Exercise Radical Trust

April 14, 2020 · by Allison Porter · Filed Under Choices, Featured · Leave a Comment

An organizing principle for leading staff in this time of unprecedented disruption and uncertainty

Over the last four weeks, you have probably experienced each stage of grief: shock, denial, anger, bargaining, depression, and acceptance.  Maybe all at once. Maybe all at once with that one staff person who drives you crazy!  

What you need is an organizing principle to hold on to that will help you navigate supervising people who are quarantined while you yourself are quarantined and the work you need to do is exploding.  

Try radical trust:  In a time of extreme change in the conditions of our lives and organizations, we will rely on the character, ability, and strength of our people to do the best they can given their circumstances.  

Even if you have high trust levels with your team, you are likely used to having a lot more information, if not control, over what people do every day.  Radical trust means letting go of the need to know when and how people are working.  

Manage outcomes, not hours.  

You may have team members who are isolated and want to work to fill the hours and others who are homeschooling or dealing with a sick relative and go offline for hours during the workday.  Trust your folks to manage their own lives. Refrain from judging whether or not they are doing what you would do.  

Ask for transparency, not availability.

Crises have the habit of causing us to revert to our most trusted behaviors.  If we have been “trying” to be more equitable, inclusive, and collaborative, we may find those things seem like luxuries now.  Resist that feeling. Never has the need to share power and maximize human potential been more essential than it is right now. Not only is it the strategic thing to do, but your staff is watching.  Your behaviors now will show them what you really think is important.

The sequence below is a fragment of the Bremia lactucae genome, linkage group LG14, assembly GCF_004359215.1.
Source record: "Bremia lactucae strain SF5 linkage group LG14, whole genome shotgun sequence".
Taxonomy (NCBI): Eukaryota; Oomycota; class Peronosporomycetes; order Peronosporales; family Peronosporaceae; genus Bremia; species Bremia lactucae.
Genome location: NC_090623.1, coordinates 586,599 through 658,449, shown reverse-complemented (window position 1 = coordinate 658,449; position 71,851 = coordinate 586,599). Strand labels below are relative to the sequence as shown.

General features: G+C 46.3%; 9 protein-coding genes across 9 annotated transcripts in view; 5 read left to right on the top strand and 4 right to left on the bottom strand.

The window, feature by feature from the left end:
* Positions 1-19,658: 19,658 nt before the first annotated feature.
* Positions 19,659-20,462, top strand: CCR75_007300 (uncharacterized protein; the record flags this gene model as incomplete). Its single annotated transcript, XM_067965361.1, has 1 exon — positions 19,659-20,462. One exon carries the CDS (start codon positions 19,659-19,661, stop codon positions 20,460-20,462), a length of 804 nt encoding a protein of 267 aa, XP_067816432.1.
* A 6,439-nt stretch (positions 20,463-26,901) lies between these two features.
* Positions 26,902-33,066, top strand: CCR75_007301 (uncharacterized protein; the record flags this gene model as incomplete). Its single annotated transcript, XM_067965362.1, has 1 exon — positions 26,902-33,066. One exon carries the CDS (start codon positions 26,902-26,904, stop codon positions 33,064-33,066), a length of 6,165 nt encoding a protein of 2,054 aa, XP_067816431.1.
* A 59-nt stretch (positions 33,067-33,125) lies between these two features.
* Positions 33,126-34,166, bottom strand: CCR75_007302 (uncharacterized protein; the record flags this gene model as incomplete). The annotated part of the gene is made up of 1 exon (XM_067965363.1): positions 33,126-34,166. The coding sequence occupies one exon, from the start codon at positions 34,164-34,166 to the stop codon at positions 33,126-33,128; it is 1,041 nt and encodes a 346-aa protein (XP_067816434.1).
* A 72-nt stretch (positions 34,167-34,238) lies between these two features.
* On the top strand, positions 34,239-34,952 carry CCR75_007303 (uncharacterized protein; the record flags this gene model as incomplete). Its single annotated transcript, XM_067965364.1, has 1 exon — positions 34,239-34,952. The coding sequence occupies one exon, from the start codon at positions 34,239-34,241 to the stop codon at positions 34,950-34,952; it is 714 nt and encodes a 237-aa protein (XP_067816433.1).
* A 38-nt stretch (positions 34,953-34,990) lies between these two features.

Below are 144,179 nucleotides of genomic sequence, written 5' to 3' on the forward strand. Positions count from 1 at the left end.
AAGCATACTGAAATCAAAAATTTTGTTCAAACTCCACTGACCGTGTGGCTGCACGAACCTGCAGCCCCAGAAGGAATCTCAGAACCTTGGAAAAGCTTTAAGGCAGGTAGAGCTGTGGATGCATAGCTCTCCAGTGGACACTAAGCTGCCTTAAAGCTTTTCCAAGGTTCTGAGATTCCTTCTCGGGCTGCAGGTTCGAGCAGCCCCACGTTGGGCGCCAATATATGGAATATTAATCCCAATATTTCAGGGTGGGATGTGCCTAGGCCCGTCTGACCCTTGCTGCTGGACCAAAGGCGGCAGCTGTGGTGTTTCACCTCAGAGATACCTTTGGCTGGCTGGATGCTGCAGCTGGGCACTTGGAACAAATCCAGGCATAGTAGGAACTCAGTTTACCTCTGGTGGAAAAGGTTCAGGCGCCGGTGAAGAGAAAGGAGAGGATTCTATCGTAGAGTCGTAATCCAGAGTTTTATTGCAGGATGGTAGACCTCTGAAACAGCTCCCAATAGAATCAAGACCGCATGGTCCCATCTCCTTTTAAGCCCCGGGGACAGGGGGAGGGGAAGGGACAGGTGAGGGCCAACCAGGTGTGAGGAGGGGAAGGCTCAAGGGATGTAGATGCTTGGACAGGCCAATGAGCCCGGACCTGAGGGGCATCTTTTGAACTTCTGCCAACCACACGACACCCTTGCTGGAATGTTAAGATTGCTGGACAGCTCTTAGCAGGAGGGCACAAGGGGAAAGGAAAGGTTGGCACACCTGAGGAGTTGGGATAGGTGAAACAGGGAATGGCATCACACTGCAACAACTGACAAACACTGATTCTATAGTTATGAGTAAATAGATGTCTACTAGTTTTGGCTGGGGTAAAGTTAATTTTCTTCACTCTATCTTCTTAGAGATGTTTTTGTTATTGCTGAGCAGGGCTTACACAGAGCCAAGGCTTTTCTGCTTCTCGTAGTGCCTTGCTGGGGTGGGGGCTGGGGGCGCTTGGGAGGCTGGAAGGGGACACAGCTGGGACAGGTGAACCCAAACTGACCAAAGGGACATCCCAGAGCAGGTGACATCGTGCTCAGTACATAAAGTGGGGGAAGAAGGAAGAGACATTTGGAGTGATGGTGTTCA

Share leadership, center equity and be maximally inclusive

Lastly, radical trust is something that you give without the expectation that it will be returned.  Of course, it would wonderful if your staff saw that you are doing the best you can. You also want the space to fail and recover and move on to the next thing.  Know that you are deserving of that, but remember the power imbalance. As a manager, you will need to become masterful at managing your emotions and communicating clearly.  

Communicate honestly and clearly from a place of calm.

Radical trust is informed by the Buddhist notion that suffering is increased if you don’t accept reality.  For example, if you believe that holding on to the way you managed staff during the time before COVID-19 will work now.  It is also informed by the concept that psychological safety is necessary for people to access their full selves. Use radical trust to provide more of that safety and it will strengthen your team now and for the long term.

— Allison Porter, April 2020


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